There’s a new war emerging.

A war is being waged against the most despicable criminals in the world, the most dangerous sort of thieves, the most unbelievably ruthless low-lives society has ever created. These men and women are the purest breed of criminals, spreading chaos and disaster not just in one country, but all across the entire world. They have no respect for anything people believe in, and they attempt to pollute and trash people’s dreams by using even their own children against them.

At least that’s what big corps and state officials want you to believe. That’s because, you see, unlike on other types of threats, the people they got their eye on are you and all of your friends!

This war is against all people like you who, with every mouse click “destroy” everything entire industries “stand for”. You’re the only reason they lose “hundreds of millions of pounds to organized crime each year”.

It’s a war on online intellectual property crime:

The City of London Police department recently launched its new unit “dedicated to tackling intellectual property crime, with a special focus on offenses committed online” – the Police Intellectual Property Crime Unit (PIPCU). It is

“dedicated to tackling intellectual property crime, with a special focus on offenses committed online”

When a special unit is dedicated to fighting you, and you alone, you know they’re taking it seriously. And that officially makes you, the reader, viewer, and/or downloader an intellectual criminal.

Or, better yet, an intellectual terrorist. Congrats!

Forget about killers, torturers, rapists, people who actually steal things and commit evil, ruthless premeditated crimes. You, the guy/gal who copied a file that can be infinitely duplicated anyway, YOU will become every state’s number one interest.

It has been proven over and over that it is not in the author’s best interest to restrict the copying of information, and it’s definitely not in the citizens’ interest either. And I’m starting to see corporate interests being flung left and right, dressed up as issues of national importance, more and more often these days. Copying was made illegal not because authors wanted to make it so, not because the citizens wanted to, but only because the industry did.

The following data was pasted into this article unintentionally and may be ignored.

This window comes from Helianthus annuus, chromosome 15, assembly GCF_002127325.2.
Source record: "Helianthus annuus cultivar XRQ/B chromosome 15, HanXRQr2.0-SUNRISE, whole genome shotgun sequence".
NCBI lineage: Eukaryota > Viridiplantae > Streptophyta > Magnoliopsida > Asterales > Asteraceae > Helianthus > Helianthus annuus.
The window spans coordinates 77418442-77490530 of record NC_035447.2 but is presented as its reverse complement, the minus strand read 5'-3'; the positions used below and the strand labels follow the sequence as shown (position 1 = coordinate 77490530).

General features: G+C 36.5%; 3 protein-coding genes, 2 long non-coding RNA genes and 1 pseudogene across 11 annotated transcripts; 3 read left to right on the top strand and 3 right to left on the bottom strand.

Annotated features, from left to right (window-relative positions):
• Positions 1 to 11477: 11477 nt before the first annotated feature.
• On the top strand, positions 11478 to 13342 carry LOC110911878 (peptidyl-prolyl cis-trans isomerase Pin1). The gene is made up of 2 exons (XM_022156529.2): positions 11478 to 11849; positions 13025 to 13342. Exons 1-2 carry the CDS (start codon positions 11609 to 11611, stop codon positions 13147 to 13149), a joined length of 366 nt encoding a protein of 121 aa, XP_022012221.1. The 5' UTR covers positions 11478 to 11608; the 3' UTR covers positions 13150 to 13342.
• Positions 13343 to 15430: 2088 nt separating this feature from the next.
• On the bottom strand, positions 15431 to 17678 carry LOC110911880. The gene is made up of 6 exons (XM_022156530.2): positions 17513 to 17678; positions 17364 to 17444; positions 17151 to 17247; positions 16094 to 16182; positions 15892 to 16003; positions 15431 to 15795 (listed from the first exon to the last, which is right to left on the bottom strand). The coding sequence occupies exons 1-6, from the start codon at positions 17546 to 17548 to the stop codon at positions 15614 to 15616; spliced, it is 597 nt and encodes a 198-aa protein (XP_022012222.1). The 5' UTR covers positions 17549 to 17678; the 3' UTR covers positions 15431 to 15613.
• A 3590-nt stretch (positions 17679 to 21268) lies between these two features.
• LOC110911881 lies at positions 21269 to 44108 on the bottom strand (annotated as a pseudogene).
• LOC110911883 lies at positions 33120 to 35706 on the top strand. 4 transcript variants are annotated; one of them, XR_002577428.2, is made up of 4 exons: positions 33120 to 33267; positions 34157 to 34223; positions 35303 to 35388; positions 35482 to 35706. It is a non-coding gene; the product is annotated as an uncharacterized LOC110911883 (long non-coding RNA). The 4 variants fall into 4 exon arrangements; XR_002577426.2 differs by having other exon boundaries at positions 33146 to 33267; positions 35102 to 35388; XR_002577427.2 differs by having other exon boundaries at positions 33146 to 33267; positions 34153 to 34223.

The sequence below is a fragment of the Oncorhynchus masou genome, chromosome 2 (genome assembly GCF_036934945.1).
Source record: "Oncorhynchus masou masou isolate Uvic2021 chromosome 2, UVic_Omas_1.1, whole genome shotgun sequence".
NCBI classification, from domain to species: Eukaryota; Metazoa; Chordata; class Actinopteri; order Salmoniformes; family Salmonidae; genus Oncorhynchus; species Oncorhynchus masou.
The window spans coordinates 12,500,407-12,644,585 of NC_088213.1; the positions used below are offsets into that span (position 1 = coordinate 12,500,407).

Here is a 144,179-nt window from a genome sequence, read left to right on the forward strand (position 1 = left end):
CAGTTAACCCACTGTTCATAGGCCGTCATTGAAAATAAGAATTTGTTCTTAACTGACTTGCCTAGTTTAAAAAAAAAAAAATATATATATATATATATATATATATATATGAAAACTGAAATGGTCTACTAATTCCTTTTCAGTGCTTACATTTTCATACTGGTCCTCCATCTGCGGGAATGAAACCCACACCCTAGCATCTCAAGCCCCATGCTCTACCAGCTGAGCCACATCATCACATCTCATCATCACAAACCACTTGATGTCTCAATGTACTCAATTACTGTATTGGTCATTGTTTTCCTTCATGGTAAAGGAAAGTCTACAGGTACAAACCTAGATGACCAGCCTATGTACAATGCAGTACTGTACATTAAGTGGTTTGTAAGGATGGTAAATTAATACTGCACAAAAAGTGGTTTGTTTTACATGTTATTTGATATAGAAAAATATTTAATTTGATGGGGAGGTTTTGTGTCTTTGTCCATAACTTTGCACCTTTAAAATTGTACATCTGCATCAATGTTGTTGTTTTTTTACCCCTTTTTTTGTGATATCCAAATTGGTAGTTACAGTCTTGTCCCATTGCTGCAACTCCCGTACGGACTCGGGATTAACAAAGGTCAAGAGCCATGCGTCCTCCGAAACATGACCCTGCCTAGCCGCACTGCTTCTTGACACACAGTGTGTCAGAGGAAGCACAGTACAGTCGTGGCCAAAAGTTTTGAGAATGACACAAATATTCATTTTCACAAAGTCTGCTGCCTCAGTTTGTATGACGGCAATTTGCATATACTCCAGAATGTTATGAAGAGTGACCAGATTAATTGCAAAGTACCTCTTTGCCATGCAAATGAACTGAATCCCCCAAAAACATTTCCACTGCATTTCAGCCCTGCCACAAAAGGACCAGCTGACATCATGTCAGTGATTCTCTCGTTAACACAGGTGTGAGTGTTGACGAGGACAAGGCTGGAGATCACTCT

I’m not saying that it’s not okay for the state to support its industries. But what I’m asking myself is…

When did an industry, any industry, become so much more important that a country’s own citizens?

Not too long ago, the DMCA – the law that copyright lobbyists fought for so long, the law that promised to end all “piracy” – was declared ineffective by the rights-holders themselves. It’s not, by far, the only case, but it’s the latest in a series that goes back to phonographs.

So now RIAA starts to push for more control. It’s now “suggesting” that Google cooperate by warning its users against “unauthorized sites”. No matter the results of a previous “war”, they start a new one, ignoring all the signs of their total failure – only with more damage than before. The copyright industry will fervently push for more and more types of control, even if all previous efforts have been proven ineffective.

And they’ll convince the right people to make it legal.

Simpsons-movie-piracy-door
The Simpsons: Movie Piracy is the number one “crime” for the FBI

Business commonsense dictates that, if your business is doing poorly, you should take it as a sign that your plan is flawed. People are not buying into your crap, so perhaps it’s time to change the plan. Give potential customers what they’re really looking for, instead of what you think they’re looking for or what you want them to look for.

Is the copyright industry doing any of this? I believe it isn’t. So why should we, the potential clients, be criminalized for a business model that somebody else chose? Why should we be branded with the iron of intellectual property crime, when that model right there is clearly not adapted to today’s consumer habits? When it is obviously on its way to collapse? When did corporations become more valuable then citizens?

Illustration by: Liviu B─ârbulescu